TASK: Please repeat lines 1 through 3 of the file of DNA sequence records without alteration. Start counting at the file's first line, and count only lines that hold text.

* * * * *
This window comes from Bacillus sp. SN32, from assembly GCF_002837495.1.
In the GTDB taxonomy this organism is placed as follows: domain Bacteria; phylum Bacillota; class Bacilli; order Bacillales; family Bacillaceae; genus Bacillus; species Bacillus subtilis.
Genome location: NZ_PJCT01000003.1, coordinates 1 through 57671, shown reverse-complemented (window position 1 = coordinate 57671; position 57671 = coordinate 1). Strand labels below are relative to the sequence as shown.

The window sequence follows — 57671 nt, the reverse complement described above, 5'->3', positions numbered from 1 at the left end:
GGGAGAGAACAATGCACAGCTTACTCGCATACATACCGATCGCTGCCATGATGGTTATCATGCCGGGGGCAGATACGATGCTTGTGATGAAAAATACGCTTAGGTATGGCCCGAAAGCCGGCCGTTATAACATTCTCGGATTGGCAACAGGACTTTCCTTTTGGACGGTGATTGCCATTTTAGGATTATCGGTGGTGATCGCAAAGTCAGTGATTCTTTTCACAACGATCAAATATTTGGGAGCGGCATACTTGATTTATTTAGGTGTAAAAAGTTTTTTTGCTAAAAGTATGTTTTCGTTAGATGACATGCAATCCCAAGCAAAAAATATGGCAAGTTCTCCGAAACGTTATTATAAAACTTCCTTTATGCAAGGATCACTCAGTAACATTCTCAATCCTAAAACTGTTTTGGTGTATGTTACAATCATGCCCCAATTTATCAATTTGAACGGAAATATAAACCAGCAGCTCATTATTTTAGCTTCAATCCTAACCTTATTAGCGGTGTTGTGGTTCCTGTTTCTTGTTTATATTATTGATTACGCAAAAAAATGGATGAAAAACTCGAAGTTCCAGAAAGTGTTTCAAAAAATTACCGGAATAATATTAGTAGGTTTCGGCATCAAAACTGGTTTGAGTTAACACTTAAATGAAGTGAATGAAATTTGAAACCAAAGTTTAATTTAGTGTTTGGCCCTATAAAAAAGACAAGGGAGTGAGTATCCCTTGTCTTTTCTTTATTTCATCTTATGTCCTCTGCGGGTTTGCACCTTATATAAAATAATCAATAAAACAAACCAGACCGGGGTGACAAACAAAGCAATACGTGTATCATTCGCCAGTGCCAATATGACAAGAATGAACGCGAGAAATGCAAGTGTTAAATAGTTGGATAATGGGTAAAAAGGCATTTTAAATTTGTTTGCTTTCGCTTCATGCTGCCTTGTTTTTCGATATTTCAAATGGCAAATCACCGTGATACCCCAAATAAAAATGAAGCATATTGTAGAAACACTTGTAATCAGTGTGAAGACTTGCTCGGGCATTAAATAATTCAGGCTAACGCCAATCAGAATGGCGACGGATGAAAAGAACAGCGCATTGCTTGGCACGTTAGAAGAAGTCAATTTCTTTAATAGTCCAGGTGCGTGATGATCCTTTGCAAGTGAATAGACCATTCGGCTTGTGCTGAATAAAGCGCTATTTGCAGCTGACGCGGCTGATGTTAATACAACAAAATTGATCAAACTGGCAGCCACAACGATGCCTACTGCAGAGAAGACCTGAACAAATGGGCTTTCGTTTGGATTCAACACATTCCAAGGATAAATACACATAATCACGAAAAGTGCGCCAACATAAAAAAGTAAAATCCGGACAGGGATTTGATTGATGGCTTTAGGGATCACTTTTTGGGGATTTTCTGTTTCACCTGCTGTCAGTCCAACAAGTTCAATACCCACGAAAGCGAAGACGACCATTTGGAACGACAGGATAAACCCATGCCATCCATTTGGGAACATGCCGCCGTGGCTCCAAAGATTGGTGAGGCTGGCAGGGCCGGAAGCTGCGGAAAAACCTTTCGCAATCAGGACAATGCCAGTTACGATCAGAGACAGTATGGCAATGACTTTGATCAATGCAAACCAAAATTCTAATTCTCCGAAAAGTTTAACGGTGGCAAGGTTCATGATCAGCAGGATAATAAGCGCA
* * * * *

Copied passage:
This window comes from Bacillus sp. SN32, from assembly GCF_002837495.1.
In the GTDB taxonomy this organism is placed as follows: domain Bacteria; phylum Bacillota; class Bacilli; order Bacillales; family Bacillaceae; genus Bacillus; species Bacillus subtilis.
Genome location: NZ_PJCT01000003.1, coordinates 1 through 57671, shown reverse-complemented (window position 1 = coordinate 57671; position 57671 = coordinate 1). Strand labels below are relative to the sequence as shown.